To get to the bottom of customer complaints, Chairman Stump’s letter requests information from SolarCity regarding the company’s sales practices and training programs to ensure prospective solar customers are receiving accurate information about utility rates, charges and conditions of service.
Hopefully, Stump’s letter will help clarify what’s actually happening in the solar leasing market in Tucson and lead to improved communications with customers contemplating solar installations.
In the meantime, I found it interesting that in his letter Mr. Stump questioned a prior Commission decision issued in 2010 that exempted SolarCity from ACC regulation as a public service company. By choosing not to regulate SolarCity at that time, the ACC must rely on SolarCity’s voluntary submission of information, rather than requiring the company to comply with its directives as it would with APS, TEP or any other regulated utility. I suspect SolarCity will nevertheless be responsive to Chairman Stump’s inquiry, because the issue of net metering – which is important to SolarCity’s business model – will continue to be reviewed by the ACC for changes that may or may not be favorable to SolarCity’s bottom line.
We had a feeling that the ACC might, some day, regret its 2010 decision to cut SolarCity free of regulation – even if implemented with a light touch. The first inkling likely came with the over-the-top public relations campaign and carnival atmosphere orchestrated by TUSK (the rooftop solar industry’s front group) during the ACC’s consideration of net metering last year. Now, the marketing miscommunication in Tucson is further evidence that SolarCity and its solar licensing brethren might need additional oversight. Whether reconsideration of bringing SolarCity and others into the ACC’s regulatory fold has reached the tipping point for action by Commissioners remains an open question.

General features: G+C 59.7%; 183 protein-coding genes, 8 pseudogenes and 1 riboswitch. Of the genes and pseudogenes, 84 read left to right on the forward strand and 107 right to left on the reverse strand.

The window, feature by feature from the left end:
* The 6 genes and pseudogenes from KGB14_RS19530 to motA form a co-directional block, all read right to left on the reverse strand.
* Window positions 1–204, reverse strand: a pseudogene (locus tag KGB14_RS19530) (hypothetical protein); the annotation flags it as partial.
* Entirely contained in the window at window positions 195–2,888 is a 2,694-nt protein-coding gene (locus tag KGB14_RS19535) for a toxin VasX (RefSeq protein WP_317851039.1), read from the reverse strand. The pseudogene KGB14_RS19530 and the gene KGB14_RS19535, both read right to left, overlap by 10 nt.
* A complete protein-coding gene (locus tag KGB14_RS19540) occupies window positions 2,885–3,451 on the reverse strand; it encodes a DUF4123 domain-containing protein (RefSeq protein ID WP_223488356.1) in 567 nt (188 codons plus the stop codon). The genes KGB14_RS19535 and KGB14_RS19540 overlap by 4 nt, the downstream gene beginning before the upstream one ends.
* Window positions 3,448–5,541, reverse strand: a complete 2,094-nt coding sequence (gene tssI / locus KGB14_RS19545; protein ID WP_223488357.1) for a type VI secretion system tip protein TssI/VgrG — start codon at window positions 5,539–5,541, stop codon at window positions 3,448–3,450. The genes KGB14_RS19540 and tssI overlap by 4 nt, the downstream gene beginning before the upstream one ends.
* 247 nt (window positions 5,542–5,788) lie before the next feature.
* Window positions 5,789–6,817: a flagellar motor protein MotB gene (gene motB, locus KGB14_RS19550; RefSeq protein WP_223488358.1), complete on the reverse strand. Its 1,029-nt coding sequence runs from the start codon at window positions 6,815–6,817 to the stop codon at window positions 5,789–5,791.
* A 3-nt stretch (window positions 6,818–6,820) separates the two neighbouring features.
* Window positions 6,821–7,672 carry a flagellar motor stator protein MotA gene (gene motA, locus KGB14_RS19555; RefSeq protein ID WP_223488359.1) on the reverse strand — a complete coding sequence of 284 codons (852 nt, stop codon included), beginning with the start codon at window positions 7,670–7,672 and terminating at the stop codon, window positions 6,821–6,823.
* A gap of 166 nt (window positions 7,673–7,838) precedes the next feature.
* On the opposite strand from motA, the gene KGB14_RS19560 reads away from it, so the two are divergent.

AIC continues to believe SolarCity’s leasing model in which it owns rooftop solar facilities and charges a fee for their output places it squarely under the category of public service corporations subject to regulation by the ACC. It is “furnishing electricity” and should therefore be regulated. Here is what I told the Commission in public comments back in 2010 when the Commission considered the question:
“AIC would not like to see a replay of what happened in the 1970s and 1980s when the solar industry suffered a severe setback and many customers had a very bad experience with the technology and unscrupulous or unqualified solar providers . . . [b]y exercising light-handed regulation, the Commission holds all options open to assure that solar development does proceed positively for: the providers; the customers; the utilities; meeting renewable energy goals; Arizona’s investment climate; and the State’s economy. If you declare at this very early stage that you have no jurisdiction, you have severely limited, if not terminated, your ability to step in and intervene should future events require that intervention.” (Public Comments of Gary Yaquinto, president, AIC, presented to ACC at Open Meeting on June 30, 2010, ACC Docket No. E-20690A-09-0346).
This is not a “told-you-so.” Clearly, Chairman Stump’s letter inquiry into alleged questionable sales tactics is a form of regulatory oversight, even if it does require voluntary compliance by SolarCity. However, absent a determination by the ACC that SolarCity is a public service corporation subject to its regulatory jurisdiction, the Commission is left with little authority to compel corrective actions or to act on resolving disputes between SolarCity and its customers.